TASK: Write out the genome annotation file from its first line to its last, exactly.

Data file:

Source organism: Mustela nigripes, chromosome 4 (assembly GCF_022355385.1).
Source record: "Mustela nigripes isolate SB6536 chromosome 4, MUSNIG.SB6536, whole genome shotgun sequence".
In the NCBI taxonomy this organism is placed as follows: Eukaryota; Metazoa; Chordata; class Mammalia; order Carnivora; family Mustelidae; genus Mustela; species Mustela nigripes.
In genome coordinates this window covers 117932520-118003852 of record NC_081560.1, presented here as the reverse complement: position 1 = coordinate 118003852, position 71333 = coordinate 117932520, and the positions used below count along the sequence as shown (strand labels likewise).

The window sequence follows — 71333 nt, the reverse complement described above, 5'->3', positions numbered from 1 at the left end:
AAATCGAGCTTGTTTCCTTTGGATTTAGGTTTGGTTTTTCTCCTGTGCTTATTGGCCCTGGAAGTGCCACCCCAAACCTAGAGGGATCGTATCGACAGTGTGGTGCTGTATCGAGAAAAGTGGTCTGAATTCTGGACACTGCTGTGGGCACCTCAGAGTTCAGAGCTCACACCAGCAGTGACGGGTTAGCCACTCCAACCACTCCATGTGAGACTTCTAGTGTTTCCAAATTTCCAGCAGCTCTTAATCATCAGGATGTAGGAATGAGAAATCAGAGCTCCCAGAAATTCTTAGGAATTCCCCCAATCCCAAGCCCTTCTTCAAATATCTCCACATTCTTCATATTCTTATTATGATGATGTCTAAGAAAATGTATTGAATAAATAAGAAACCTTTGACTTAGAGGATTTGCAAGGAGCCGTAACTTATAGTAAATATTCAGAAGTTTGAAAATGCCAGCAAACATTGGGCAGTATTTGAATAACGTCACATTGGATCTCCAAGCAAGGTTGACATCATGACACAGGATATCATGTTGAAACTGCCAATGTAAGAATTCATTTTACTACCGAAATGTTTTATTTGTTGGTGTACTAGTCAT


Source organism: Mustela nigripes, chromosome 4 (assembly GCF_022355385.1).
Source record: "Mustela nigripes isolate SB6536 chromosome 4, MUSNIG.SB6536, whole genome shotgun sequence".
In the NCBI taxonomy this organism is placed as follows: Eukaryota; Metazoa; Chordata; class Mammalia; order Carnivora; family Mustelidae; genus Mustela; species Mustela nigripes.
In genome coordinates this window covers 117932520-118003852 of record NC_081560.1, presented here as the reverse complement: position 1 = coordinate 118003852, position 71333 = coordinate 117932520, and the positions used below count along the sequence as shown (strand labels likewise).

The window sequence follows — 71333 nt, the reverse complement described above, 5'->3', positions numbered from 1 at the left end:
AAATCGAGCTTGTTTCCTTTGGATTTAGGTTTGGTTTTTCTCCTGTGCTTATTGGCCCTGGAAGTGCCACCCCAAACCTAGAGGGATCGTATCGACAGTGTGGTGCTGTATCGAGAAAAGTGGTCTGAATTCTGGACACTGCTGTGGGCACCTCAGAGTTCAGAGCTCACACCAGCAGTGACGGGTTAGCCACTCCAACCACTCCATGTGAGACTTCTAGTGTTTCCAAATTTCCAGCAGCTCTTAATCATCAGGATGTAGGAATGAGAAATCAGAGCTCCCAGAAATTCTTAGGAATTCCCCCAATCCCAAGCCCTTCTTCAAATATCTCCACATTCTTCATATTCTTATTATGATGATGTCTAAGAAAATGTATTGAATAAATAAGAAACCTTTGACTTAGAGGATTTGCAAGGAGCCGTAACTTATAGTAAATATTCAGAAGTTTGAAAATGCCAGCAAACATTGGGCAGTATTTGAATAACGTCACATTGGATCTCCAAGCAAGGTTGACATCATGACACAGGATATCATGTTGAAACTGCCAATGTAAGAATTCATTTTACTACCGAAATGTTTTATTTGTTGGTGTACTAGTCAT